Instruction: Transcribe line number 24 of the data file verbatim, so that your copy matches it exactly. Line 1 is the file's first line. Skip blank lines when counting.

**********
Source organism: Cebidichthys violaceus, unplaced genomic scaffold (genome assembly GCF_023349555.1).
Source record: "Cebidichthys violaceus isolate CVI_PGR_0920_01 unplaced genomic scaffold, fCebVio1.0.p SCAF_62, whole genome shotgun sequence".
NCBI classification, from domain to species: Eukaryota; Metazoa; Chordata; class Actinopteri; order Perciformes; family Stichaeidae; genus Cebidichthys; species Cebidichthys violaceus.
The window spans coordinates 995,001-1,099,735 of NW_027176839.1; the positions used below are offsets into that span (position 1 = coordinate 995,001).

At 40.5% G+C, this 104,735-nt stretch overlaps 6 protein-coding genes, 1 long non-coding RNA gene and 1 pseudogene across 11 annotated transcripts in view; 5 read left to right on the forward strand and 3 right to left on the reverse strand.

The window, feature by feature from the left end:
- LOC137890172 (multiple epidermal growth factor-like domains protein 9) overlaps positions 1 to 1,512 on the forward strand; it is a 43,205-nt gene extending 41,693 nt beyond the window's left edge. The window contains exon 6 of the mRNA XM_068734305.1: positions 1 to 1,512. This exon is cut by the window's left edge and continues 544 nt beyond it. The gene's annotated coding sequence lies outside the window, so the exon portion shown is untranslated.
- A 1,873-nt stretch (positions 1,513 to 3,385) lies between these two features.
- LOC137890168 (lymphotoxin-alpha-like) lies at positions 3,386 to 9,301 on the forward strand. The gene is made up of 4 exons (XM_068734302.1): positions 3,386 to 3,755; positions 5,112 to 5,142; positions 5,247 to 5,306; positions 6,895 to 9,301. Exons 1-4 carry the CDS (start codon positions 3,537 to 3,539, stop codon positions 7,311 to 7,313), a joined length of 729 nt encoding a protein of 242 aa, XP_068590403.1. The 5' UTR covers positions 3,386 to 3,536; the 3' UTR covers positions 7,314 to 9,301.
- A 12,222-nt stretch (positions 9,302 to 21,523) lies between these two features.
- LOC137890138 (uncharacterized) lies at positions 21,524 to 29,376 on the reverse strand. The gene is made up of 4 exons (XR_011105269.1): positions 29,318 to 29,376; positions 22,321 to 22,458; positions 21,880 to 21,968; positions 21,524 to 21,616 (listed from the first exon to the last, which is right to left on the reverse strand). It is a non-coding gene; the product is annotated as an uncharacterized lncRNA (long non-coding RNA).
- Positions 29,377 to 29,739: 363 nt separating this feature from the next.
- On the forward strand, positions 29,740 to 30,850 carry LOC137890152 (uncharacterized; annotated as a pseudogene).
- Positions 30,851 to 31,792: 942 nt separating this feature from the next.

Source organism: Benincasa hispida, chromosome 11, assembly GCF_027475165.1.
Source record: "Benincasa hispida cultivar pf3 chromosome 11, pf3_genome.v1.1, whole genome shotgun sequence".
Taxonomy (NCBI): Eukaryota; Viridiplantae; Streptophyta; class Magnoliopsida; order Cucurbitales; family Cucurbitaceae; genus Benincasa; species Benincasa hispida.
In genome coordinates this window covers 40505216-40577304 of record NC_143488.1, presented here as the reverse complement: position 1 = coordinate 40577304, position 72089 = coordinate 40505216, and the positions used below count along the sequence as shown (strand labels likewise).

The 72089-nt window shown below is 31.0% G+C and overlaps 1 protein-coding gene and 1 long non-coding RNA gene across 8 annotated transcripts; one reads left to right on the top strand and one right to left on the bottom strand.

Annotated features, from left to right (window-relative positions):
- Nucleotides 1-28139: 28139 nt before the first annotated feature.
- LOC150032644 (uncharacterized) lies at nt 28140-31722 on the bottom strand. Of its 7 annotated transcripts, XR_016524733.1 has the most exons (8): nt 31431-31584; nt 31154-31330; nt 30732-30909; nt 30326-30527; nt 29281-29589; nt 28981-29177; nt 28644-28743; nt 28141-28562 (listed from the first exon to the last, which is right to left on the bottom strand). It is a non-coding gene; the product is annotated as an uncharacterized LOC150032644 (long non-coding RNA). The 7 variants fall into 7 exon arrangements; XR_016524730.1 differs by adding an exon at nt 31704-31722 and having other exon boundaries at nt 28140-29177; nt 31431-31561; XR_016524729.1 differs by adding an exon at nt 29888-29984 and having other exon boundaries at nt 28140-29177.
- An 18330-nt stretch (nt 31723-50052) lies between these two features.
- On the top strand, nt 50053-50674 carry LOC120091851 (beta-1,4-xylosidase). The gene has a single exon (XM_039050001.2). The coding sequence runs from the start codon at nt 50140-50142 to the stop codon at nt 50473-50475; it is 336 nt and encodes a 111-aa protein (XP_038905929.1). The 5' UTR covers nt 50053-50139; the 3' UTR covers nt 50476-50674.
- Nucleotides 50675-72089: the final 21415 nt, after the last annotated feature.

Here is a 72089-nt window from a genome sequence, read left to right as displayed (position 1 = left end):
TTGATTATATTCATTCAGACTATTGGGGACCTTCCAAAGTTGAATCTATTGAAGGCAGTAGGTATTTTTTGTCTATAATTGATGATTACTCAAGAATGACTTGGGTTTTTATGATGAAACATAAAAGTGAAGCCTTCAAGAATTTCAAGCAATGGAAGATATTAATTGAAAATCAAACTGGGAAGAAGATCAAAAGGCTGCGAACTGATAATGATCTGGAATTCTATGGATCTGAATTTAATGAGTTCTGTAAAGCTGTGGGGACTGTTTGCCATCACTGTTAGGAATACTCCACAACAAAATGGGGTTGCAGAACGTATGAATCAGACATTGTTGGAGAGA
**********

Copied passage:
- On the top strand, nt 50053-50674 carry LOC120091851 (beta-1,4-xylosidase). The gene has a single exon (XM_039050001.2). The coding sequence runs from the start codon at nt 50140-50142 to the stop codon at nt 50473-50475; it is 336 nt and encodes a 111-aa protein (XP_038905929.1). The 5' UTR covers nt 50053-50139; the 3' UTR covers nt 50476-50674.